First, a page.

Language policies and practices are controversial in many parts of the world, and are an important focus for comparative study in the field of education. This book makes a major contribution to conceptual debates and understanding.
The book is grounded in the broad, international literature on this topic, and presents deep insights from the case of Cambodia during the decade from 1979. During this period, key elements of Cambodia’s governance were controlled by the authorities in neighboring Vietnam. The type of linguistic and cultural dominance brought by this control was substantially different from that in most other parts of the world. As noted by Mark Ginsburg in the Foreword, Clayton’s analysis of hegemony and pragmatism will attract a broad audience in the fields of language policy studies and comparative education, as well as among scholars concerned specifically with Cambodia.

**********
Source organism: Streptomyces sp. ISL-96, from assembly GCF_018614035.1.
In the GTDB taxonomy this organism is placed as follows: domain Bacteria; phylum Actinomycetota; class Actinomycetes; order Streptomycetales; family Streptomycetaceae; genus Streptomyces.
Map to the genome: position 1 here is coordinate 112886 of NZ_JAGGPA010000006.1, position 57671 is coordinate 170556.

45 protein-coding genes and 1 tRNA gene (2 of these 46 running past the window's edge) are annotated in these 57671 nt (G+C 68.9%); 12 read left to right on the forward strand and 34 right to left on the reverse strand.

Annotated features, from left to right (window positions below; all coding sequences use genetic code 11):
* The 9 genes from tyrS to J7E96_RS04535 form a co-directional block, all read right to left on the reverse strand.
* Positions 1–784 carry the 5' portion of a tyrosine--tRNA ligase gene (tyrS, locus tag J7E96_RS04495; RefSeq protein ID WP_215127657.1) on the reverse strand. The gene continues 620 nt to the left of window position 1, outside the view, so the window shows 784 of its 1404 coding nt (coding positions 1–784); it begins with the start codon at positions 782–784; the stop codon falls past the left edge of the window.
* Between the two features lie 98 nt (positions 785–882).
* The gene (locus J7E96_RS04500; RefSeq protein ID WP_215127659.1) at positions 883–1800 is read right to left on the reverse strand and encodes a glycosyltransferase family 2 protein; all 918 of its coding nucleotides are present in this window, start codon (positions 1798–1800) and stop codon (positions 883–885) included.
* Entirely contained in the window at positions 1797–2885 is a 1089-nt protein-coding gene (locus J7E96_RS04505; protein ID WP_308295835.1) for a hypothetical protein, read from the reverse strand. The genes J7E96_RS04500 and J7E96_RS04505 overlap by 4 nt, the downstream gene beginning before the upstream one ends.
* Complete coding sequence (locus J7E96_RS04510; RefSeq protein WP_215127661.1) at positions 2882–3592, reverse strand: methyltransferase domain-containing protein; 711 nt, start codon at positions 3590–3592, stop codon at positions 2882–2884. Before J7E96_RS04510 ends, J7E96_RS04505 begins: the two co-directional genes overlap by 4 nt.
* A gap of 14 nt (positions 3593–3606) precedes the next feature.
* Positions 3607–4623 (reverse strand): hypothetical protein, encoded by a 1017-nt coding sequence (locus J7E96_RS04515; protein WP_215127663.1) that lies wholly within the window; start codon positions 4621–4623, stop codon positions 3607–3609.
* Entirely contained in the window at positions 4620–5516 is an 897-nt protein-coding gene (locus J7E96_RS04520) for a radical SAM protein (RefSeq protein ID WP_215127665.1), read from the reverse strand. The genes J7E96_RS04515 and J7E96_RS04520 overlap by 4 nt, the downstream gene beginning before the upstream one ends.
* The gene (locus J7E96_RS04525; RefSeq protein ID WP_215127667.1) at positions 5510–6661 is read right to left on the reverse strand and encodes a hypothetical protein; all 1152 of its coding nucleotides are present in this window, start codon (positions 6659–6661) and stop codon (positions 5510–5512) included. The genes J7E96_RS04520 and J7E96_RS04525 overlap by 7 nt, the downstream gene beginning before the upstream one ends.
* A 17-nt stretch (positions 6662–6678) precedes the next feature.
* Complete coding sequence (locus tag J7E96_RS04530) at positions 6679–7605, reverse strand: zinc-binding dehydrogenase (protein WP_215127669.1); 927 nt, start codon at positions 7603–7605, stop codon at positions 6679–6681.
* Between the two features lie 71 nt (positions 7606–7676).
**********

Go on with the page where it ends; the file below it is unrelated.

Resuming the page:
Thomas Clayton teaches in the Department of English at the University of Kentucky, USA. His substantial links with Cambodia include responsibility for the first long-term US educational program in post-war Cambodia in the early 1990s, and, more recently, secondment to the Royal University of Phnom Penh with sponsorship from the Fulbright Program.